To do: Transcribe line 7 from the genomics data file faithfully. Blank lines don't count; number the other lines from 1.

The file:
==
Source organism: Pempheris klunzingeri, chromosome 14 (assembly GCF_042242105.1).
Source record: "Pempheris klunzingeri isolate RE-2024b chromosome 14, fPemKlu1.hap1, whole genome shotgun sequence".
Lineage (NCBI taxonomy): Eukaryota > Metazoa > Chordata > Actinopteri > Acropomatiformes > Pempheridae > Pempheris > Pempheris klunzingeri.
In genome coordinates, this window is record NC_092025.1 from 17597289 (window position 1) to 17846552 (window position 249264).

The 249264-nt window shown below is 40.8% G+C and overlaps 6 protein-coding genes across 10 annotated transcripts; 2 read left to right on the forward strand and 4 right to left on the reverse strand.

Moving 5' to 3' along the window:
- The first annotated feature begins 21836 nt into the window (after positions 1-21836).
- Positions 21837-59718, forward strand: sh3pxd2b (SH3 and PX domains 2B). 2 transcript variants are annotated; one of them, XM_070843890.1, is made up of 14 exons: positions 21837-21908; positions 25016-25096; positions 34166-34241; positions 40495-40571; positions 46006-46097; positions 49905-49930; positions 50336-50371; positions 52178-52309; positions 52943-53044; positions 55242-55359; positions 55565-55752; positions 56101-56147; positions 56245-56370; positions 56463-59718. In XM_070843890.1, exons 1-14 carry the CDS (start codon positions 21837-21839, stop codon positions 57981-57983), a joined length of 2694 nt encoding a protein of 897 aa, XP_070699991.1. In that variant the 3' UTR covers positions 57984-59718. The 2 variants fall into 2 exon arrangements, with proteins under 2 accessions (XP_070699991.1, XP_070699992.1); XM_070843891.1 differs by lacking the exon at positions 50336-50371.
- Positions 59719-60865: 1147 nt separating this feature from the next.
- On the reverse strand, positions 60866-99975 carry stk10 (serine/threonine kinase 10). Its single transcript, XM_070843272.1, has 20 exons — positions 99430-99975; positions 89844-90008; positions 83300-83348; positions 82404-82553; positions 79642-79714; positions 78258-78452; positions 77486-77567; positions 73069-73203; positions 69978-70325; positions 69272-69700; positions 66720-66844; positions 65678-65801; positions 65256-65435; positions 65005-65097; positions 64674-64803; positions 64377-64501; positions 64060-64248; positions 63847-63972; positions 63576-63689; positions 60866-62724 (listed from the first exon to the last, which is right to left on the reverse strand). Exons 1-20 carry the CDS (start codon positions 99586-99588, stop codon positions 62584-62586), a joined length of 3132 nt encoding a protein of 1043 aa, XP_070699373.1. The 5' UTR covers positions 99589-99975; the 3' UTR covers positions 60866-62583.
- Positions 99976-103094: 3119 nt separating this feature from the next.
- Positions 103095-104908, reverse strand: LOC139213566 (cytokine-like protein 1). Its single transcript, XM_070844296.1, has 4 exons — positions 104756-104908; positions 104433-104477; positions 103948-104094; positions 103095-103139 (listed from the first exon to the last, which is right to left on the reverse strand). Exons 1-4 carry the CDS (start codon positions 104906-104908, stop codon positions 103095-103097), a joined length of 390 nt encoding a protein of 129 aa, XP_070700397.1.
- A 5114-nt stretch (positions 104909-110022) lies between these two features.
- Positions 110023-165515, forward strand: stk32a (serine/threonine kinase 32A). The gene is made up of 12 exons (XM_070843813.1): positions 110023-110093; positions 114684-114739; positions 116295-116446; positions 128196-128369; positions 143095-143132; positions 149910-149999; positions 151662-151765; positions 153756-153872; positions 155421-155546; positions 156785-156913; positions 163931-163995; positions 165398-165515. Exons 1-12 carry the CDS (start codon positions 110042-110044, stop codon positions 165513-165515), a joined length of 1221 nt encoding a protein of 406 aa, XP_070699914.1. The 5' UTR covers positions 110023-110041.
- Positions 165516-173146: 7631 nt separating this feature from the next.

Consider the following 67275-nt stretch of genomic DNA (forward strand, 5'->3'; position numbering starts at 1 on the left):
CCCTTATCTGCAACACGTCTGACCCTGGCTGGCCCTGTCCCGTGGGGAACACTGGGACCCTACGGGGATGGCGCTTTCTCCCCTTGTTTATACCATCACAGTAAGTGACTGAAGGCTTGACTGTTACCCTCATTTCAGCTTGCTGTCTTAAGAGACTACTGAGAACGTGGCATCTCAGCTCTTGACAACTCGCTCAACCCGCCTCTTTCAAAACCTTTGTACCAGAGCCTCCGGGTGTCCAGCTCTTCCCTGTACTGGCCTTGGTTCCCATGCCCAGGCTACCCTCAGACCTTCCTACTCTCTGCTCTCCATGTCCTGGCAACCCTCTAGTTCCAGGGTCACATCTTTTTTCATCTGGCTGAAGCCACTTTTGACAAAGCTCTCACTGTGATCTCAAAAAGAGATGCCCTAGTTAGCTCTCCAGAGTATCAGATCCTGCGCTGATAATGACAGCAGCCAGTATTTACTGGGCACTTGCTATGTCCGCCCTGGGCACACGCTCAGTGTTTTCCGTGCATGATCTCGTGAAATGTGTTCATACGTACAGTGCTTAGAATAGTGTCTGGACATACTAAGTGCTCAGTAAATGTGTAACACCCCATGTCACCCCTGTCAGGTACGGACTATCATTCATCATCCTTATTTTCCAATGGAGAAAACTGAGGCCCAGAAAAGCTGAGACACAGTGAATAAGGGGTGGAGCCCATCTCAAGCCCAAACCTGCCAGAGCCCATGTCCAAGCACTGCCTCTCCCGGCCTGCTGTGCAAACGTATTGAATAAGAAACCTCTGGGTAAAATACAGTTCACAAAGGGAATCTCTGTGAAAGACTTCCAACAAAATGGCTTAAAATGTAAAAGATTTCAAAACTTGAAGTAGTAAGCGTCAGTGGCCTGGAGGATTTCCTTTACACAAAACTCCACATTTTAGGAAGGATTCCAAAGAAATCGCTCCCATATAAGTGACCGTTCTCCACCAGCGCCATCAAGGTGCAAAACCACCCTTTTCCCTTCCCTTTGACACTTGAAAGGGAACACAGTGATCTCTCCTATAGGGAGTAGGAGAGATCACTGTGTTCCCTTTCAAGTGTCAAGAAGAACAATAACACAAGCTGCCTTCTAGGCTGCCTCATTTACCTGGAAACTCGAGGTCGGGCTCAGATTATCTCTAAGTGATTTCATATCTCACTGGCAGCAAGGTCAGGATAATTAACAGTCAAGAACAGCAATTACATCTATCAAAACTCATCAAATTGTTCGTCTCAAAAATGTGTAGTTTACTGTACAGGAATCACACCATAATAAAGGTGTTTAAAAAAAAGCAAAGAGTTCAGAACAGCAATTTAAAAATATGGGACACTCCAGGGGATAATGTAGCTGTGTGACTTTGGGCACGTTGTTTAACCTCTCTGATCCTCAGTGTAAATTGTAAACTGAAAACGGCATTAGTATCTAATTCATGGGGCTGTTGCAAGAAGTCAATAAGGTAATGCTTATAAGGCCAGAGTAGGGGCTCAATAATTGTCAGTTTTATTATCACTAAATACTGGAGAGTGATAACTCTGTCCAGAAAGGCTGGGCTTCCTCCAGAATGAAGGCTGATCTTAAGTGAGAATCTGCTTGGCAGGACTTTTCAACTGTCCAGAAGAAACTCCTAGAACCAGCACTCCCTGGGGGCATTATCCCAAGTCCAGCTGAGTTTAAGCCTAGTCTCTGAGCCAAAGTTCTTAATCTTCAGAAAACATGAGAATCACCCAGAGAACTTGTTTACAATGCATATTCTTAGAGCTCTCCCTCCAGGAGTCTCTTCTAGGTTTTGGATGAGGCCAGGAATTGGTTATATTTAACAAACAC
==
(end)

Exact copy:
- The first annotated feature begins 21836 nt into the window (after positions 1-21836).